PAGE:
• Synology (Score:4, Informative)

    by Anonymous Coward on Sunday December 30, 2012 @12:42PM (#42426485)

    I got another Synology DS212J this year. It has a lot of click-to-add packages like photo, audio, media shares. Works with Win/Mac/Lin/I/And (everything I have is Linux/Android).
    Great browser based setup/admin, built in RAID, Network Attached Storage. Best home NAS I have used.

    Here is their live demo page:

  • Media server (Score:0, Informative)

    by Anonymous Coward on Sunday December 30, 2012 @01:02PM (#42426571)

    I use Plex. It is free and it runs on any platform as the server and any platform as a client. It is a painless and quick way to setup your own Amazon or Netflix type media server with very little work.

  • by Psicopatico ( 1005433 ) on Sunday December 30, 2012 @01:09PM (#42426619)


    Basically set up a BIG container where to put the digital stuff, plus number of network shares and you're done.


    In any case do not forget about redundancy and back-up.
    Even in the tinyest case, that would mean a single HD, with its twin in RAID-1, plus another as offline backup. Total: 3HDs.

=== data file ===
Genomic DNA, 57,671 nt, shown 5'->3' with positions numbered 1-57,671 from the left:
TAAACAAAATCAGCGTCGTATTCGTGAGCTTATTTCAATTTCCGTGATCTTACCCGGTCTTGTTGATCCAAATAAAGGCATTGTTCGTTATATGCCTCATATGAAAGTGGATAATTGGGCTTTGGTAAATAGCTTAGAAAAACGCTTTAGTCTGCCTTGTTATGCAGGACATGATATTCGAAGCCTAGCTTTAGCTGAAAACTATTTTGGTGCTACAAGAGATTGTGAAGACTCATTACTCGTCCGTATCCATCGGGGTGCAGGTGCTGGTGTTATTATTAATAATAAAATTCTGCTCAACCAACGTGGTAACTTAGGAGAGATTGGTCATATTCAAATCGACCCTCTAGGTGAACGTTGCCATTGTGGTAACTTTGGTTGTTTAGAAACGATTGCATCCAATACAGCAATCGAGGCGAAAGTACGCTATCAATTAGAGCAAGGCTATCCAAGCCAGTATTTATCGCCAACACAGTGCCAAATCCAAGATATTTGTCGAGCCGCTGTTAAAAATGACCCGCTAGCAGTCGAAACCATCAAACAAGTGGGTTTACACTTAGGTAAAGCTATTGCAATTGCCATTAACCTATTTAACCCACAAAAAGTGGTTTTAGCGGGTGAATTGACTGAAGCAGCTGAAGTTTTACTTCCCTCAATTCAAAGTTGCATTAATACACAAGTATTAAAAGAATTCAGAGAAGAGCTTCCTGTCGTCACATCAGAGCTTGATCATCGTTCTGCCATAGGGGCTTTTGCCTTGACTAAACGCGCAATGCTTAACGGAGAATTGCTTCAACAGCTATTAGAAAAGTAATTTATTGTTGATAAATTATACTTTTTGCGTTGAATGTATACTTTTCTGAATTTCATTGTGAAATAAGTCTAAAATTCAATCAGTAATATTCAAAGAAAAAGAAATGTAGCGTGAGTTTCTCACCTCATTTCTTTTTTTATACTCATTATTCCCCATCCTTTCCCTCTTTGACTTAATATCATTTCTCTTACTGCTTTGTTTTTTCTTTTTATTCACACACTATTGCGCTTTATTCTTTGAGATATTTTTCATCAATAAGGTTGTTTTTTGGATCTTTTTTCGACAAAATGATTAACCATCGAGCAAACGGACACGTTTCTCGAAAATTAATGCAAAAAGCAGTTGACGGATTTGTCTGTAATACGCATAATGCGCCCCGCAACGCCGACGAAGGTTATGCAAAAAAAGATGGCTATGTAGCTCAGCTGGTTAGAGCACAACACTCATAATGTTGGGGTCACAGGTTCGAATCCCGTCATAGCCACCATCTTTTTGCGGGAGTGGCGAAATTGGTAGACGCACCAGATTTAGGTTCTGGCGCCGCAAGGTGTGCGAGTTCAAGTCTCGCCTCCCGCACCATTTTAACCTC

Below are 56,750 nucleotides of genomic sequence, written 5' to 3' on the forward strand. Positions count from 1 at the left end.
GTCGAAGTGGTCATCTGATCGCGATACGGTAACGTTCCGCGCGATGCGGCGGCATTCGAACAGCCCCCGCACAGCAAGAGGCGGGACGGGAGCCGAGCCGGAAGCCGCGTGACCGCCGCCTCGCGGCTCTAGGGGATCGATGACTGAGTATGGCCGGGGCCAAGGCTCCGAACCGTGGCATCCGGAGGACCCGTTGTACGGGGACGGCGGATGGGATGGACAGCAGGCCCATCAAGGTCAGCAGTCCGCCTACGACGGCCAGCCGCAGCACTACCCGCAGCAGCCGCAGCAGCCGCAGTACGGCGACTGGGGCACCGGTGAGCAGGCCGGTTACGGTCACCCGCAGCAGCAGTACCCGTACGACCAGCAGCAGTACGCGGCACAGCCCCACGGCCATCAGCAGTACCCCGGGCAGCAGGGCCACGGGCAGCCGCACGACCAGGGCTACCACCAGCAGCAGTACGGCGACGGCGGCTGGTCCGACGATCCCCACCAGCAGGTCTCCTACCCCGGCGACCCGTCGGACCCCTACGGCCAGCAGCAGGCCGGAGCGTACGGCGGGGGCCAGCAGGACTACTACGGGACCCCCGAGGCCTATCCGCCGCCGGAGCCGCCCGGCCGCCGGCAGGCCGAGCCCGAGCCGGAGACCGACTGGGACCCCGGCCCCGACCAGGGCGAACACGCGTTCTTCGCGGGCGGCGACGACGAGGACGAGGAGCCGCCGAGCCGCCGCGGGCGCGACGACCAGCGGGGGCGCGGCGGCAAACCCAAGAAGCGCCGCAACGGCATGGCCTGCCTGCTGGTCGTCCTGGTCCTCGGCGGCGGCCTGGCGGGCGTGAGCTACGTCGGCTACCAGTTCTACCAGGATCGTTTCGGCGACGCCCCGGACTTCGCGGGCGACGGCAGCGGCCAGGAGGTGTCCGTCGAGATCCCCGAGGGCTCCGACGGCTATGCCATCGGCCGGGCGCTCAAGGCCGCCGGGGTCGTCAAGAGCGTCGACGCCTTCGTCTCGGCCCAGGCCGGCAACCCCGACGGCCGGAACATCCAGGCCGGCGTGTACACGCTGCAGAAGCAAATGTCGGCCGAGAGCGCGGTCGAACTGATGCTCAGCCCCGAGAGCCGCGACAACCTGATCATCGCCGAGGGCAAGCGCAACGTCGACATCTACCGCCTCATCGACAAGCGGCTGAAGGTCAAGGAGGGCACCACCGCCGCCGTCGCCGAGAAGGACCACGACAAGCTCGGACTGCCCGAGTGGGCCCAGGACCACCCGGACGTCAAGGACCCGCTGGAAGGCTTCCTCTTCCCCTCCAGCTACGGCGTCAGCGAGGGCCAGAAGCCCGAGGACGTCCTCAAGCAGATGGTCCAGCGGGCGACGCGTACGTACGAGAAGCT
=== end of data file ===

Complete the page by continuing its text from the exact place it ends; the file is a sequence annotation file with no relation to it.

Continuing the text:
Going up with sizes will add complexity.
    Let's say you target a 10TB container, made of 2TB drives. That translates into 5+5 drives for a RAID-0+1, or 7 drives for a RAID-6 (which one is more suited, is another discussion). Plus the back-up (another minimum 5 drives).

    For any choice but the absolute minimal one (the three drives example), be absofuckinglutely sure about airflow.
    Cramming a lot of drives in a box probably not engineered for this task and putting it into a closet is the perfect recipe for a disaster.

  • Re:Software side... (Score:4, Informative)

    by spire3661 ( 1038968 ) on Sunday December 30, 2012 @01:12PM (#42426647) Journal
    Costs money, phones home, and they are desperately trying to monetize it. Avoid Plex.
  • Re:Just buy a NAS (Score:5, Informative)

    by rawket.scientist ( 812855 ) on Sunday December 30, 2012 @01:15PM (#42426669)
    This! I Asked Slashdot [slashdot.org] about cloud storage for our small office a while back, and we ended up getting a four-bay QNAP NAS. That's probably overkill for home use, but we've been completely satisfied, and I'm seriously considering a lighter-weight edition for personal use.
  • by Immerman ( 2627577 ) on Sunday December 30, 2012 @02:01PM (#42426953)

    And more environmentally friendly as well. Any halfway decent home NAS will spin down the drives when not in use, and probably use only a few watts while in standby (which will be most of the time, assuming you sleep, go to work, etc.). A desktop may well consume a hundred watts or more in standby. That's a MWh a year, about ~$100 at $0.10/kWh. As such an entry-level home NAS could pay for itself in the first year, a higher-quality one would take a few more.

  • itunes (Score:4, Informative)

    by um... Lucas ( 13147 ) on Sunday December 30, 2012 @02:22PM (#42427119) Journal